According to the World Bank, as of 2020, the top five remittance-receiving countries relative to Gross Domestic Product (GDP) were: Tonga (remittances accounted for 37.2 percent of its GDP), Somalia (35.3 percent), Kyrgyz Republic (31.3 percent), Tajikistan (26.7 percent), and Lesotho (25.5 percent). For the Kyrgyz Republic and Tajikistan, two former Soviet republics located in Central Asia remittances are especially important. Seasonal labor migration for the purposes of earning and sending home remittances has been a mainstay of many post-Soviet economies since the breakup of the Soviet Union in 1991. According to the same World Bank dataset, one in five of the top thirty remittance-receiving countries relative to GDP are former Soviet republics. In addition to the Kyrgyz Republic and Tajikistan in third and fourth places, respectively, are Moldova (in seventeenth place with remittances accounting for 15.7 percent of its GDP), Georgia (in twenty-first place with 13.3 percent), Uzbekistan (in twenty-sixth place with 12.1 percent), and Armenia (in twenty-ninth place with 10.5 percent).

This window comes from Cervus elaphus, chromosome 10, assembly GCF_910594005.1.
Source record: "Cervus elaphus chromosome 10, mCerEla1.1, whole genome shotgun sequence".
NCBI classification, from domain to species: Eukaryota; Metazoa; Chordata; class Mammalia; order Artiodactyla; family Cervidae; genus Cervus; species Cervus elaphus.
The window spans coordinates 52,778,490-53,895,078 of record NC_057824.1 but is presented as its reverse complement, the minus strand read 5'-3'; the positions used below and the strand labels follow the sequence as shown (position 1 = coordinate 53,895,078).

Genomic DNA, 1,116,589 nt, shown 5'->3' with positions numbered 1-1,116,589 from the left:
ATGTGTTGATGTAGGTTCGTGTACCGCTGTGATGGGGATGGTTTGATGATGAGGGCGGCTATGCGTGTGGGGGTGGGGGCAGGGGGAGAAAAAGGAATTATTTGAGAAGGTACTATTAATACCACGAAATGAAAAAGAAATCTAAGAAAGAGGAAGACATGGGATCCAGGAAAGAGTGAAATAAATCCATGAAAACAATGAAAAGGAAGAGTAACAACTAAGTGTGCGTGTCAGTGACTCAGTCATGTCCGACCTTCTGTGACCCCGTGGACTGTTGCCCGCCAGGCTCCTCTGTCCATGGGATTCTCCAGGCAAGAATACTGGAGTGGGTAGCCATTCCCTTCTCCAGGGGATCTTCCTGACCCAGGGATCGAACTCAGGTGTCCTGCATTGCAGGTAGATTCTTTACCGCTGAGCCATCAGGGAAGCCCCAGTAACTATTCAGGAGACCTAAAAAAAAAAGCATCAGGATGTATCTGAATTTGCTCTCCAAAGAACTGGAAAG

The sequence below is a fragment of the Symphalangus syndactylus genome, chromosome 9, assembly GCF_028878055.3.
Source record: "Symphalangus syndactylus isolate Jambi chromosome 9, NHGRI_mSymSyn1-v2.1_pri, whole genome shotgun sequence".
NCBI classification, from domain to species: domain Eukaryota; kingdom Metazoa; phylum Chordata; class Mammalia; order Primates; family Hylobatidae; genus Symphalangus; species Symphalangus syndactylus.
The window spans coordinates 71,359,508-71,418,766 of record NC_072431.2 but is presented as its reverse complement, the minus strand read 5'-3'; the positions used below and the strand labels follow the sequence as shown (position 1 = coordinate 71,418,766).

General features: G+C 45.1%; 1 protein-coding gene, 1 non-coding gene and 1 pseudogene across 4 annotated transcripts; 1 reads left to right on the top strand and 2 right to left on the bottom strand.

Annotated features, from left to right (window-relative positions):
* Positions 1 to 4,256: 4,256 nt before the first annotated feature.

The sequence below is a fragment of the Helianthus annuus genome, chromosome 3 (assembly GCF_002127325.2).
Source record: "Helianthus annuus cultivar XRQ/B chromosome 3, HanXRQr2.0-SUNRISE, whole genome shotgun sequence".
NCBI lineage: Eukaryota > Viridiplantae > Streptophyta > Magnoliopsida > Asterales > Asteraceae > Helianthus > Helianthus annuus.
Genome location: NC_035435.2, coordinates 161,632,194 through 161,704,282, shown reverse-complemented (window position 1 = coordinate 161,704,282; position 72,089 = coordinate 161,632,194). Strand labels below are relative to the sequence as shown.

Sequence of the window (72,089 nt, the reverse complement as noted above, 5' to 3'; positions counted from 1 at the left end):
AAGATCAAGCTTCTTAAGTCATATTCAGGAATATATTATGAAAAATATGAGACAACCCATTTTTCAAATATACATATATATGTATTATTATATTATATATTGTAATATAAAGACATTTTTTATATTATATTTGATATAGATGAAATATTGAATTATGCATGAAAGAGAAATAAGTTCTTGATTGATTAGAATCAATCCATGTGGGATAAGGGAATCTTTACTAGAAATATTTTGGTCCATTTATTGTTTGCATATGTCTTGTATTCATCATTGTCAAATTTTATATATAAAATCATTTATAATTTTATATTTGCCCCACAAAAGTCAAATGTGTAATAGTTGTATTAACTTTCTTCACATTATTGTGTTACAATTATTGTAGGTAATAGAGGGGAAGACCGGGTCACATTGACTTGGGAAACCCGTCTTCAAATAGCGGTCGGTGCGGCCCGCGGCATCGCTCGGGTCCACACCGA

As noted above, in some contexts, migration and remittances are a means for a household to invest in its future. However, this is not the case for the greater share of, for example, Tajikistan’s labor migrants, who seasonally migrate to Russia for low-skilled jobs, typically in construction or trade. According to a 2021 UN Food and Agriculture (FAO) report: “More than 80 percent of the households in Tajikistan that receive remittances reported that they spend them primarily on food and other basic needs.” When Russia closed its border in spring 2020 on account of the Covid-19 pandemic, this resulted in some Tajikistani labor migrants getting trapped in Russia, while others who usually migrated to Russia in the spring found themselves unable to do so. According to the same FAO report, this temporary, albeit drastic, check on migration translated into a reduction in remittances and an increase in food insecurity in Tajikistan with upwards of one-third of the population experiencing malnutrition in 2020.